Sherri L. Smith, Assistant Managing Editor
June 11, 2019 01:22 pm
LOS ANGELES — Everything was going fine at Ubisoft’s E3 2019 press conference. I watched the trailers for Watchdogs Legion, Ghost Recon: Breakpoint and the Adventure Time/Brawlhalla mashup. I even enjoyed the Just Dance announcement, even when it was revealed the new entry would be available for the Nintendo Wii (Seriously, you guys, who’s still playing the Wii? And it says something that it was offered for the original Wii and not the Wii U).
Nevertheless, Ubisoft committed a party foul when it announced UPlay Plus, a $14.99-a-month subscription service that’s set to launch September 3. I heard myself and the audience let out an audible groan. And that’s when it happened — through a combination of overpricing and over-saturation, I hit subscription fatigue.‘
At its core, I don’t have a problem with UPlay Plus. In fact, it closely resembles Xbox Game Pass for PC, another game subscription service that I’m actually excited about. Both services offer over a library of more than 100 games, drawing from a solid mix of classics from several console generations. As an added bonus, you can get UPlay Plus with Google’s upcoming cloud gaming service Stadia.
But as cool as it would be to have most of the Rayman, Far Cry and Tom Clancy games available anytime I want, that monthly $14.99 price tag (or $179.88 a year) is too much to swallow. For that price, I can get Xbox Game Pass Ultimate, which not only gives me Game Pass for Console and PC, but Xbox’s Live service as well. In fact, I’ve already signed up for Ultimate, adding it to my $29.99 yearly subscription to EA Access for Xbox, which brings my total subscription gaming price to $209.87 a year.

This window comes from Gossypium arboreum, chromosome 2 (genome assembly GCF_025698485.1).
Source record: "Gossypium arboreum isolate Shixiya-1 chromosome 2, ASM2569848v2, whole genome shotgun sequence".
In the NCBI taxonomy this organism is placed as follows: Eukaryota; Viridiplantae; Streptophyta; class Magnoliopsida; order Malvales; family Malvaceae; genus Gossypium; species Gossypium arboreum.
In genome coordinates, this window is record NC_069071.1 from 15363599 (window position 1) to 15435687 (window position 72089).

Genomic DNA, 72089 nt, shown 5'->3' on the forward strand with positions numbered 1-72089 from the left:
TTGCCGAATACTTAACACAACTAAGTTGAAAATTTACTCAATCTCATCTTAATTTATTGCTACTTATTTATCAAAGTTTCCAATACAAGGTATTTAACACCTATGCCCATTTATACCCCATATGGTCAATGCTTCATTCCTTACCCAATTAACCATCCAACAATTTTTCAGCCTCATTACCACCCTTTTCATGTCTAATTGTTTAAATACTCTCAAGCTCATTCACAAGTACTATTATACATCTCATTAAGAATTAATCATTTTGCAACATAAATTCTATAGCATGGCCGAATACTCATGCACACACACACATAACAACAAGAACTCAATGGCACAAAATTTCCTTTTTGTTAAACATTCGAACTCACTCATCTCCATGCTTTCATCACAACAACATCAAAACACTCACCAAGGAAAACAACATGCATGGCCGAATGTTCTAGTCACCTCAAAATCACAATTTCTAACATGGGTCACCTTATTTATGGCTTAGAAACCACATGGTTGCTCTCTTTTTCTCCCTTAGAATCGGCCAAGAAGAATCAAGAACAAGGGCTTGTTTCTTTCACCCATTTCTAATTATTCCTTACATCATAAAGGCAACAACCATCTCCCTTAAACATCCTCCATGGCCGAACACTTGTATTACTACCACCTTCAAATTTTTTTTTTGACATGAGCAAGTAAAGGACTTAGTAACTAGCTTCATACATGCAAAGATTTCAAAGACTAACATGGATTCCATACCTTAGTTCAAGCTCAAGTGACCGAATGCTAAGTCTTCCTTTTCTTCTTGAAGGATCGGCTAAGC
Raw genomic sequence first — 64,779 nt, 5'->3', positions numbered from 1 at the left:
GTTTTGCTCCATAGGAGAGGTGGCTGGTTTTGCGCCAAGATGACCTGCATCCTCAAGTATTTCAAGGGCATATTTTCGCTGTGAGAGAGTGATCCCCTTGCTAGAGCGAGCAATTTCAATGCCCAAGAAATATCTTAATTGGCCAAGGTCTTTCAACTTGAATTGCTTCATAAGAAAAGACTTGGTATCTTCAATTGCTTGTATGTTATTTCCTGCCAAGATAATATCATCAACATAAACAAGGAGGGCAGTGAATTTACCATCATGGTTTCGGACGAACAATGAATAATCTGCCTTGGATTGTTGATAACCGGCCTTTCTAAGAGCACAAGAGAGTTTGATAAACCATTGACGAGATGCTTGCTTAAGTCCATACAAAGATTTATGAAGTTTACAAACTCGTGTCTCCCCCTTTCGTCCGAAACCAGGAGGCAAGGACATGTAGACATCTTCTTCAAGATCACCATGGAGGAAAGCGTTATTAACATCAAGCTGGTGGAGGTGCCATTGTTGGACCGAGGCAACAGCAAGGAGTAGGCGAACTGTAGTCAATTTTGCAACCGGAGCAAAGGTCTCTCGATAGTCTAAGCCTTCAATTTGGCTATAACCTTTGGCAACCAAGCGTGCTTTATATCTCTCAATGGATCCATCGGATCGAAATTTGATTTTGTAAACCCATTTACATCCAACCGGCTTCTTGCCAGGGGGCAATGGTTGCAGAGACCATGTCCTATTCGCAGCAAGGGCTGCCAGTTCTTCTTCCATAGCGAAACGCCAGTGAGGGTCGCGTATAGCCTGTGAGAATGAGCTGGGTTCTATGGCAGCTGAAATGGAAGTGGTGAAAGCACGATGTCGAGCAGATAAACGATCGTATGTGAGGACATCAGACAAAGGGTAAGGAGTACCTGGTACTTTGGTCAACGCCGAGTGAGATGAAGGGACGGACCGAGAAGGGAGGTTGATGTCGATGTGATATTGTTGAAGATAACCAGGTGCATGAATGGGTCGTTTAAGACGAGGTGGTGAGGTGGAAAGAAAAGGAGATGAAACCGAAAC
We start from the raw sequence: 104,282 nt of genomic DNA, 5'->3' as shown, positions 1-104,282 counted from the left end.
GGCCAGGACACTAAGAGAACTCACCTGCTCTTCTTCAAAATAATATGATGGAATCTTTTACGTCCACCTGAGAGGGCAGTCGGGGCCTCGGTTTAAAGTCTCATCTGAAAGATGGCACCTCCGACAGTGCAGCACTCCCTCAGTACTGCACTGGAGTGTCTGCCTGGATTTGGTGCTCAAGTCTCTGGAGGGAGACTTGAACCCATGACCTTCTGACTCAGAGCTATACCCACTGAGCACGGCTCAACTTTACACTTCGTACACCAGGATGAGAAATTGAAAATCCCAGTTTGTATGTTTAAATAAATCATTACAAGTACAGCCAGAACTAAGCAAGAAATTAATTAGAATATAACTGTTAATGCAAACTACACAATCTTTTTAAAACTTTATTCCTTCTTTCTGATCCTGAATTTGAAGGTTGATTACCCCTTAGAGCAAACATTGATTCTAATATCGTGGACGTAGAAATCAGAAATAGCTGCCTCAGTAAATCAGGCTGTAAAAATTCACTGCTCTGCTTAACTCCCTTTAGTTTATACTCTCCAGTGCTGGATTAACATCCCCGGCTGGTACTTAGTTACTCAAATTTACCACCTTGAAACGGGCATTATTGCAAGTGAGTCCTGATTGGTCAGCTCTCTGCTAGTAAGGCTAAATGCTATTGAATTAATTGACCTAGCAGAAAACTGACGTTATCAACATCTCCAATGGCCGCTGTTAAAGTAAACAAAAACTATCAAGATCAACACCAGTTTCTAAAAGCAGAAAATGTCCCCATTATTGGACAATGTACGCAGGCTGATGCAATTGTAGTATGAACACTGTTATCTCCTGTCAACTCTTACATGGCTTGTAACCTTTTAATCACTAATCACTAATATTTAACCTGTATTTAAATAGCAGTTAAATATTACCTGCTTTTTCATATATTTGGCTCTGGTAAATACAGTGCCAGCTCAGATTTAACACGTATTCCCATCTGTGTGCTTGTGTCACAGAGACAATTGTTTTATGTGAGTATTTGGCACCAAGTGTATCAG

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I’ve been more hesitant to take the plunge on the PlayStation version of EA Access since it seems like I’ll have a more limited game category and paying another $29.99 for potentially less content is absurd. I’d be more likely to shell out that money for EA’s PC subscription service, Origin Access Basic, which gives me access to a wide swath of the company’s games on PC. If I want access to more premium games like Anthem, Battlefield 3 and Dragon Age: Inquisition, I’ll either have to buy them outright or upgrade to the $99.99 Premier tier, which is a bit too rich for my blood.
But back to UPlay Plus. The price is simply too much, especially with Xbox just giving gamers the whole kit and kaboodle for the same price. And when you throw in Stadia’s $9.99 monthly price, that brings the yearly total to $299.76. But with Stadia only launching with Destiny 2, UPlay Plus does bring a large library to the mix instead of having to pay for each title individually.
However, this all hinges on whether or not Google’s streaming claims for Stadia live up to the hype. If they don’t, it seems like a decent amount of money down the drain. Only time will tell on how well Stadia will perform. But for right now, my budget can’t take yet another subscription service.
Be sure to follow our E3 2019 news hub all week long for the biggest reveals and impressions out of Los Angeles.
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